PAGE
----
14For Christ’s love compels us, because we are convinced that one died for all, and there for all died. 15And he died for all, that those who live should no longer live for themselves but for him who died for them and was raised again. 16So from now on we regard no one from a worldly point of view. Though we once regarded Christ in this way, we do so no longer. 17Therefore, if anyone is in Christ, he is a new creation; the old has gone, the new has come! 18All this is from God, who reconciled us to himself through Christ and gave us the ministry of reconciliation: 19that God was reconciling the world to himself in Christ not counting men’s sins against them. And he has committed to us the message of reconciliation. 20We are therefore Christ’s ambassadors, as though God were making his appeal through us. We implore you on Christ’s behalf: Be reconciled to God. 21God made him who had no sin to be sin for us, so that in him we might become the righteousness of God.”
I can wrap my brain around the mentality that looks at what I call grace and calls it cheap, it’s not pleasant, but I can go there. The disconnect between the Theologian and myself on the issue of grace seems to come at the point of receiving grace; I believe that it costs nothing to receive grace and he believes it should cost something.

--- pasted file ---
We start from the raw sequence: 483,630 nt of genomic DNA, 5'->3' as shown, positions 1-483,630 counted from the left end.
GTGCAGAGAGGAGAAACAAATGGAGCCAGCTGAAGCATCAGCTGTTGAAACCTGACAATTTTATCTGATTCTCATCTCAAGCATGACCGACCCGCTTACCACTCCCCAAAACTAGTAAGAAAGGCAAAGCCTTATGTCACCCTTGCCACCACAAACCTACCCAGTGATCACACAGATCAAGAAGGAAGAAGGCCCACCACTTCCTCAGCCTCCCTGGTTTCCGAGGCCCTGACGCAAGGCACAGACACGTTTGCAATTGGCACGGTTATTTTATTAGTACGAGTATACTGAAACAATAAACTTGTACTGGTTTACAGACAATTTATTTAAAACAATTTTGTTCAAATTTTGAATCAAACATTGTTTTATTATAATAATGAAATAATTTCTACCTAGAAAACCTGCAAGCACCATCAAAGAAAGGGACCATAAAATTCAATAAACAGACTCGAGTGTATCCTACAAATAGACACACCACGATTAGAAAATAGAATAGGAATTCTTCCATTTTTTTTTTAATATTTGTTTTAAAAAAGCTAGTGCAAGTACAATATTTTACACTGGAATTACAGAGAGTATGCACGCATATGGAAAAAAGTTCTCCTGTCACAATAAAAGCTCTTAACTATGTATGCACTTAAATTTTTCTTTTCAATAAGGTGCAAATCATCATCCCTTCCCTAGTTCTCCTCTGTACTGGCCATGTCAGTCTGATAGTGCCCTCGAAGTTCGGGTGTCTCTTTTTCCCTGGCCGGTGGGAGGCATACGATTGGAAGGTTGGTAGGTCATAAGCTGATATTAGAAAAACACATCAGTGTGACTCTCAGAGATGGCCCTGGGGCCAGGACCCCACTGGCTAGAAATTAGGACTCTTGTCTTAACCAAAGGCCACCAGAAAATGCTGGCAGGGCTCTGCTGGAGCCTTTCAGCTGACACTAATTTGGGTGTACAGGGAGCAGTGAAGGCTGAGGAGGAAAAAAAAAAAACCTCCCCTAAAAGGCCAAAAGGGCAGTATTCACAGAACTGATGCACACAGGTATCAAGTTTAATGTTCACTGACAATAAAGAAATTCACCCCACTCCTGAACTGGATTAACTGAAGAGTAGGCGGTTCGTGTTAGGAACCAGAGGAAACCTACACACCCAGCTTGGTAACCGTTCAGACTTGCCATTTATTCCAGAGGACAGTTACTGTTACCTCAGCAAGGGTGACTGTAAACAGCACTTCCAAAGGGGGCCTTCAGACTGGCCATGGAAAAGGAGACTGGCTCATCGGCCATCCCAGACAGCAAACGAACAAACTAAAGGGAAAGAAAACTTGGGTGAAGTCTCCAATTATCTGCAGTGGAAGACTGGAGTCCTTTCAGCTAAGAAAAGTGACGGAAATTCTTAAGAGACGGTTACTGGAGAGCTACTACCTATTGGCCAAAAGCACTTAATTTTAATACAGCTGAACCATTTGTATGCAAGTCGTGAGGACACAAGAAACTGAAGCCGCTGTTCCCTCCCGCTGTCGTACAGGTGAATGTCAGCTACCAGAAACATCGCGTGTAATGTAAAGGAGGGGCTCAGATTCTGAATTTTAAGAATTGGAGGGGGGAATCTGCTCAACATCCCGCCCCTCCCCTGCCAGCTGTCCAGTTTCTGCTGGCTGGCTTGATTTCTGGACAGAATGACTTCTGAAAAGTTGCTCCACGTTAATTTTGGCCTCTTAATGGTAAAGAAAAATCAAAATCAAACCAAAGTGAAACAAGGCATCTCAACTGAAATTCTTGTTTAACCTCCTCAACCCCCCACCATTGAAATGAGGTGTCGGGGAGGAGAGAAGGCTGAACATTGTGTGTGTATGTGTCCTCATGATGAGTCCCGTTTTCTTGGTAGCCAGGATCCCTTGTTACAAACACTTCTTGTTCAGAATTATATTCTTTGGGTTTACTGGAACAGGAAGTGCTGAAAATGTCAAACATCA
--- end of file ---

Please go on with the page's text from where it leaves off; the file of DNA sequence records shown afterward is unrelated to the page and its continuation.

My trouble with this and why I will continue to believe that it doesn’t cost anything on the receiving end of grace is that the very nature of grace is that it is something given that is undeserved or unearned, otherwise how could it be grace?
What I find amazing is how little responsibility we place on ourselves in giving grace. So many people put all of their emphasis on earning the right to receive grace, even in their personal lives, that that pay very little attention to the responsibility of giving grace, and this for me is where the cost actually does come in, and Jesus’ example to us is paramount.
Do we understand what happened on the cross? Truly? Can we wrap our heads around what it literally means for God to have become sin for us and then murdered sin itself on the cross? It’s a sacrifice that I can’t fully take in, it defies all of the “rules”, how could we earn that kind of sacrifice? We can’t so we’ve received grace freely, no strings attached, no questions asked, no expectations. It’s terrifying. Does this mean that people are allowed to have a relationship with God with zero cost to themselves? Absolutely. Here’s the thing… Corinthians says that God committed to us the message of reconciliation, that it is as though his appeal to the world is being made through us! Those are serious and beautiful words! We are given the ministry of reconciliation, we are called to reconcile as God did, through grace which costs a life- that is our time, our money, our emotion and energy, it costs sitting in silence with a hurting friend, not demanding that they give, but just offering them the opportunity to receive freely.
Grace costs a great deal- do we realize that we pay that cost so that others can receive grace just as Christ paid the cost so that we could receive? How might the world change if we were committed to making God’s appeal to the world for reconciliation by bearing the cost ourselves, as Jesus did through grace instead of drawing lines in the sand and demanding that people earn the right to receive grace?